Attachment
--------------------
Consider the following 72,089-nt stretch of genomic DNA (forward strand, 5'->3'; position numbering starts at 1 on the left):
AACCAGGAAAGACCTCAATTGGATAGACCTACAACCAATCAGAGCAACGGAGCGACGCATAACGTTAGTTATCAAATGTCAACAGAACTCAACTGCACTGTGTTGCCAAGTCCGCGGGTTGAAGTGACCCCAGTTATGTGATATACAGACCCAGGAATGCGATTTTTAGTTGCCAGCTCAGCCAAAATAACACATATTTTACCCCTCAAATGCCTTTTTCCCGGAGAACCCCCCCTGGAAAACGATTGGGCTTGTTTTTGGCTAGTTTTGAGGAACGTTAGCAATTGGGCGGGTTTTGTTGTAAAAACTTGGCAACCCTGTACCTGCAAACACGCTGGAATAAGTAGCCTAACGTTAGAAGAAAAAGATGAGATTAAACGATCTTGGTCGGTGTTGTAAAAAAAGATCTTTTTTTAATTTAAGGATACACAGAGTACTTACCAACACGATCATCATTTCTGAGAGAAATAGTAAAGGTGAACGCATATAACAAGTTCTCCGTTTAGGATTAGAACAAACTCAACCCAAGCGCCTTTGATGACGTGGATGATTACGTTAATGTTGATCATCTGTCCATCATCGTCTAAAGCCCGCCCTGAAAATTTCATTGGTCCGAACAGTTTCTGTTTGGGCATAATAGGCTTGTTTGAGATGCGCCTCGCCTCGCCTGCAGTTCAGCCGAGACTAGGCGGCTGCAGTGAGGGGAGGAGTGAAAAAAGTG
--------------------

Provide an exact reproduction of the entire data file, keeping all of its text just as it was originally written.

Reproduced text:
Consider the following 72,089-nt stretch of genomic DNA (forward strand, 5'->3'; position numbering starts at 1 on the left):
AACCAGGAAAGACCTCAATTGGATAGACCTACAACCAATCAGAGCAACGGAGCGACGCATAACGTTAGTTATCAAATGTCAACAGAACTCAACTGCACTGTGTTGCCAAGTCCGCGGGTTGAAGTGACCCCAGTTATGTGATATACAGACCCAGGAATGCGATTTTTAGTTGCCAGCTCAGCCAAAATAACACATATTTTACCCCTCAAATGCCTTTTTCCCGGAGAACCCCCCCTGGAAAACGATTGGGCTTGTTTTTGGCTAGTTTTGAGGAACGTTAGCAATTGGGCGGGTTTTGTTGTAAAAACTTGGCAACCCTGTACCTGCAAACACGCTGGAATAAGTAGCCTAACGTTAGAAGAAAAAGATGAGATTAAACGATCTTGGTCGGTGTTGTAAAAAAAGATCTTTTTTTAATTTAAGGATACACAGAGTACTTACCAACACGATCATCATTTCTGAGAGAAATAGTAAAGGTGAACGCATATAACAAGTTCTCCGTTTAGGATTAGAACAAACTCAACCCAAGCGCCTTTGATGACGTGGATGATTACGTTAATGTTGATCATCTGTCCATCATCGTCTAAAGCCCGCCCTGAAAATTTCATTGGTCCGAACAGTTTCTGTTTGGGCATAATAGGCTTGTTTGAGATGCGCCTCGCCTCGCCTGCAGTTCAGCCGAGACTAGGCGGCTGCAGTGAGGGGAGGAGTGAAAAAAGTG